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Until today, I had very few problems this season.

I keep a couple of hives at another guy's place, because he wants them for pollination for his market garden. He treats me great and plants clover all over the place. He built a new stand for my hives that was sort of tall.

I had one hive that was doing really great. Once it hit the equivalent of two deeps and four supers, on the tall stand, it was literally over my head. So, I just assumed that it could do no wrong. I also literally needed a ladder to remove the top boxes. Soooooo, I just stopped inspecting it about 6 weeks ago.

I went to pull the supers today, and, of course, it was nearly dead. A good portion of the supers had previously had brood in them. The surviving bees had kept wax moths out of the actual brood area (which lacked any brood).

However, wax moths had gotten into two supers of capped honey pretty bad. So what I have is capped honey that also has wax moth damage.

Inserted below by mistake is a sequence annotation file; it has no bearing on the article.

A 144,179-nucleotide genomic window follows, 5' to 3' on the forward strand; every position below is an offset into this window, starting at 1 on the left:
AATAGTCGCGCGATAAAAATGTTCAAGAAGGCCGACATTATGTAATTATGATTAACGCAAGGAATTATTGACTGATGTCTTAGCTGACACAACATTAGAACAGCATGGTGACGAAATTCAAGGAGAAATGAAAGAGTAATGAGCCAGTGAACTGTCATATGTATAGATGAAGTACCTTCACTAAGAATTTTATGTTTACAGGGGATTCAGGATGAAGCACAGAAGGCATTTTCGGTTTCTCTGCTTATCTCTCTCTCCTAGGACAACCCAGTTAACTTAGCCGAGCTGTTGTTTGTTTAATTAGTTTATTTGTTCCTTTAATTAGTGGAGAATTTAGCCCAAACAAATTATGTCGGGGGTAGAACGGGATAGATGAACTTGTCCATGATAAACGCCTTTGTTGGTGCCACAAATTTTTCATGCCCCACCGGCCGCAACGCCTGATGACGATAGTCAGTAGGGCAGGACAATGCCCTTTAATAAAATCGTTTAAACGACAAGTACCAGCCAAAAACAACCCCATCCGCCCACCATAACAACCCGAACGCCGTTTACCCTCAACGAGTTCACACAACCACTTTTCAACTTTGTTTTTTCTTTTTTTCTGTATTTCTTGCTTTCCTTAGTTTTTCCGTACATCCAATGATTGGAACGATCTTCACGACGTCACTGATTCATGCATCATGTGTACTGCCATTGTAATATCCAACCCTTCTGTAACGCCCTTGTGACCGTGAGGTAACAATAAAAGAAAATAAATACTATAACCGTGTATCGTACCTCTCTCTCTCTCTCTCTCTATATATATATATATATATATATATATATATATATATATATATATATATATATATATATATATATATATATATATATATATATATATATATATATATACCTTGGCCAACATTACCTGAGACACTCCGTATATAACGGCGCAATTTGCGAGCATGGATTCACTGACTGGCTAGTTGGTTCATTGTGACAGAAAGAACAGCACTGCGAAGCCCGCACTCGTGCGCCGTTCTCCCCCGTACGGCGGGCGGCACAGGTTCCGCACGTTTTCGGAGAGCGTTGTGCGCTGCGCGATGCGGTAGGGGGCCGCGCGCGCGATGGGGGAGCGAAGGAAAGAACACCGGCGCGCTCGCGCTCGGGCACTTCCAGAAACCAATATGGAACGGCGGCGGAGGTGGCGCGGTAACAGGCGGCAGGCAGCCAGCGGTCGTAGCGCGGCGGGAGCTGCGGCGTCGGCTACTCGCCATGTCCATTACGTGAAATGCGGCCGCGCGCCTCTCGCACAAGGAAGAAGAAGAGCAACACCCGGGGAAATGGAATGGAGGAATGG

There is a third super that is mostly okay with a few spots of wax moth damage here and there.

Here are my questions:

1. On the two supers with significant wax moth damage, should I try to extract that and feed it to the bees? Or would it be just as easy to sit them out and let the bees do the work?

2. On the super with minor wax moth damage, I was thinking that I would use a spoon and scrape out the bad spots and extract the rest and keep the extracted honey separate from the rest to make sure it does not taste bad or have problems. Is that a bad idea?

3. What would you do with the still undamaged brood frames?

Thanks for your help.
 

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I would uncap the frames of honey and put the boxes under the broodnest of a strong hive. They should move the honey up into the supers and take care of the wax moths.

I would spray undamaged brood frames with BT or put them on a hive that can take care of them.
 
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